METALLIC MATERIALS STRENGTHENING VIA SELECTIVE LASER MELTING BY PULSED LASERS
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METALLIC MATERIALS STRENGTHENING VIA SELECTIVE LASER MELTING EMPLOYING NANOSECOND PULSED LASERS
The Selective Laser Melting (SLM) process is a manufacturing technique that facilitates the production of metallic parts with complex geometries and reduces both materials waste and lead time. The high tunability of the process parameters in SLM allows the design of the as-built part’s characteristics, such as controlled microstructure formation, residual stresses, presence of pores, and lack of fusion. The main parameter in the SLM process that influences these parts’ characteristics is the transient temperature field resulting from the laser-matter interaction. Nanosecond pulsed lasers in SLM have the advantage of enabling rapid and localized heating and cooling that make the formation of ultrafine grains possible. This work shows how different pulse durations can change the near-surface microstructure and overall mechanical properties of metallic parts. The nanosecond pulses can melt and resolidify aluminum parts’ near-surface region to form nanograined gradient structures with yield strengths as high as 250.8 MPa and indentation strengths as high as 725 MPa, which are comparable to some steel's mechanical properties. Knowing that the nanosecond pulsed lasers cause microstructure refinement for high-purity metals, the microstructure variations effects were also investigated for the cast iron alloy. Cast iron was used alone and mixed with born or boron nitride powders to induce the precipitation of strengthening phases only enabled under high cooling rates. Although producing parts with superior mechanical properties and controlling the precipitation of strengthening phases, the SLM process with nanosecond pulsed lasers is still accompanied by defects formation, mainly explained by the large thermal gradients, keyhole effect, reduced melt pool depth, and rapid cooling rates. Ideally, a smooth heating rate able to sinter powder grains, facilitating the heat flow through the heat-affected zone, followed by a sharper heating rate that generates a fully molten region, but minimizes ablation at the same time are targeted to reduce the porosity and lack of fusion. Then, a sharp cooling rate that can increase the nucleation rate, consequently refining the final microstructure is targeted in the production of strong materials in SLM with pulsed lasers. This work is the pioneer in controlling the transient temperature field during the heating and cooling stages in pulsed laser processing. The temperature field control capability by shaping a nanosecond laser pulse in the time domain affecting defects formation, residual strains, and microstructure was achieved, opening a wide research niche in the additive manufacturing field.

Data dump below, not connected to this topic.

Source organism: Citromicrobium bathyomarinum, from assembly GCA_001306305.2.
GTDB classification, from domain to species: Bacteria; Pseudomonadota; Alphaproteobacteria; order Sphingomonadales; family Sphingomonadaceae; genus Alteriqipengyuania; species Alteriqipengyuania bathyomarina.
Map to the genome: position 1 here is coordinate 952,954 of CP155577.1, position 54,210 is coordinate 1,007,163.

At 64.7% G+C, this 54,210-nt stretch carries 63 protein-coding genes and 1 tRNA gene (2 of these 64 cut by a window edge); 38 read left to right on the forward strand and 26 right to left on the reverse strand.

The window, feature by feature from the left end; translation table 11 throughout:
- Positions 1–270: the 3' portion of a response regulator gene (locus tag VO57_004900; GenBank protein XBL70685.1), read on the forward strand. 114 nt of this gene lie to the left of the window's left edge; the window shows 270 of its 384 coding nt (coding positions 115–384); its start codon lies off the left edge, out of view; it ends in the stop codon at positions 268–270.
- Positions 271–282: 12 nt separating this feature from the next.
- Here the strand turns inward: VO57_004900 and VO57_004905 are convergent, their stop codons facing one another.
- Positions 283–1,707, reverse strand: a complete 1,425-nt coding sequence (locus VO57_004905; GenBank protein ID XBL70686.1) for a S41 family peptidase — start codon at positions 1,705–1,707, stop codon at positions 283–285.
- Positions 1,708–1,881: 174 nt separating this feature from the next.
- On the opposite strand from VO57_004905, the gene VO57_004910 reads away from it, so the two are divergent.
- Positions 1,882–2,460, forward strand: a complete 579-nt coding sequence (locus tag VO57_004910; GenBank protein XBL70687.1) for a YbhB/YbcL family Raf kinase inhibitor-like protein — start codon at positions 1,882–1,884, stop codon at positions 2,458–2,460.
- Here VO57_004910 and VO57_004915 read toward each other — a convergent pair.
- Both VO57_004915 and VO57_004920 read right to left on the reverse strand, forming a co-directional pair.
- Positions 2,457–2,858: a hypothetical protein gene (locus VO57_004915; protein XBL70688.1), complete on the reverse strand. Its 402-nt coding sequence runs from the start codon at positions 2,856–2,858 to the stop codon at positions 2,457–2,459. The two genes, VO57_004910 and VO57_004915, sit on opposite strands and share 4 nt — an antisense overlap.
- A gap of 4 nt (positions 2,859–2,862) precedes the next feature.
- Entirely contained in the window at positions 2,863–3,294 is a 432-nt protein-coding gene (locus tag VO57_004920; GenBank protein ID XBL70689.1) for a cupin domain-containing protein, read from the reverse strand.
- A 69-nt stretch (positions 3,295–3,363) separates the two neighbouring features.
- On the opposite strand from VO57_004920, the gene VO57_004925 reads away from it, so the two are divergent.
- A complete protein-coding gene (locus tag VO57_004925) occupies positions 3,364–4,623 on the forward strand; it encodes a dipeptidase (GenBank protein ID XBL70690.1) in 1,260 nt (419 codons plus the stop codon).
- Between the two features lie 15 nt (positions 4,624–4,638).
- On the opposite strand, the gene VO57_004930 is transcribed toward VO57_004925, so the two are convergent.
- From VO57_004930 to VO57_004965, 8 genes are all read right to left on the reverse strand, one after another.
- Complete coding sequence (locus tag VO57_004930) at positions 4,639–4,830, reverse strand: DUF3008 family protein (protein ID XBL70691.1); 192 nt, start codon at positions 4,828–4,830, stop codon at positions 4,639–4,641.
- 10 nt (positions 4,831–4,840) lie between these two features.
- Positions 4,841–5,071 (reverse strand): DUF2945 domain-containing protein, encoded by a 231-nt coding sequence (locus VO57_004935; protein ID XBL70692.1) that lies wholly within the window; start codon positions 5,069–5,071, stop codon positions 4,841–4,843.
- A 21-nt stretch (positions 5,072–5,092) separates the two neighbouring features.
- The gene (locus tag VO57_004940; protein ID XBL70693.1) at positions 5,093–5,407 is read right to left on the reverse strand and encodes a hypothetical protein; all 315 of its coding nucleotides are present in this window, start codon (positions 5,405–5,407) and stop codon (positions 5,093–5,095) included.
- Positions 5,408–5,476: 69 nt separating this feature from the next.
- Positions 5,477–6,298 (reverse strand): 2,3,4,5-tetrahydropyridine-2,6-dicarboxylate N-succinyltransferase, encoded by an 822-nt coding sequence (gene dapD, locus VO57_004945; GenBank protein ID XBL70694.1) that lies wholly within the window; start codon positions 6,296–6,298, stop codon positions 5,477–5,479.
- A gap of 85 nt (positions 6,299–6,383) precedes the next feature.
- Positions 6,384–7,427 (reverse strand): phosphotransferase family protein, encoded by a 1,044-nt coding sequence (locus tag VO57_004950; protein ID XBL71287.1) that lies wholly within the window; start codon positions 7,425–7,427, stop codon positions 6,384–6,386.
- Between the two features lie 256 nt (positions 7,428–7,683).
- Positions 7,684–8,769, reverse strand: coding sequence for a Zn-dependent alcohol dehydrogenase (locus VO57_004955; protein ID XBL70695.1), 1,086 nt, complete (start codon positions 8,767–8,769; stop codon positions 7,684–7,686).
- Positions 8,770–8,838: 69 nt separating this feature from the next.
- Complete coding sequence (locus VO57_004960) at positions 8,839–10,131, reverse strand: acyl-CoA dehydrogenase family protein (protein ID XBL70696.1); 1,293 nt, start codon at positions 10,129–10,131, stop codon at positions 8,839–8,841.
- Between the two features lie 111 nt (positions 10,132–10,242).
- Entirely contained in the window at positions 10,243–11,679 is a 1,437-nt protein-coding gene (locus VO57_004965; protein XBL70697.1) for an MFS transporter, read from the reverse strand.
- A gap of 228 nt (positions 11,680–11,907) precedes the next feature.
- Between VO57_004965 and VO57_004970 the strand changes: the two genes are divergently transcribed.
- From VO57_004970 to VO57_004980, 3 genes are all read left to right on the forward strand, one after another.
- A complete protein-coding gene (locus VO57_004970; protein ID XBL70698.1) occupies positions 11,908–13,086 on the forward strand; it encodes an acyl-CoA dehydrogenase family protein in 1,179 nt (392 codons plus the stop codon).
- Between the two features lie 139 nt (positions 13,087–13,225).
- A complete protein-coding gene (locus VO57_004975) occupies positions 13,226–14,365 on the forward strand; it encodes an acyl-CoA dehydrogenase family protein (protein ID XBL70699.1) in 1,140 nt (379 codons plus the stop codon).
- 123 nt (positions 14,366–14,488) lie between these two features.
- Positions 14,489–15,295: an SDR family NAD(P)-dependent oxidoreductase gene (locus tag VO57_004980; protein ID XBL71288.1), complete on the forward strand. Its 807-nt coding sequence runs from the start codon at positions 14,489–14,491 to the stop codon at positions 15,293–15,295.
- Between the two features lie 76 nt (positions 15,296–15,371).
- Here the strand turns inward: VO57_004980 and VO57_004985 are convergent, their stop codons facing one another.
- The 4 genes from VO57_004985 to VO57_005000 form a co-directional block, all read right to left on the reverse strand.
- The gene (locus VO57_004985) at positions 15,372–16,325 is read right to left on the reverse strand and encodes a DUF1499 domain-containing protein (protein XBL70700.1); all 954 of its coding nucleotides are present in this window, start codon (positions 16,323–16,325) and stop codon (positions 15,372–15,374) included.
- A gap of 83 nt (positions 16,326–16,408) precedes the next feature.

- Doctor of Philosophy
- Aeronautics and Astronautics
- West Lafayette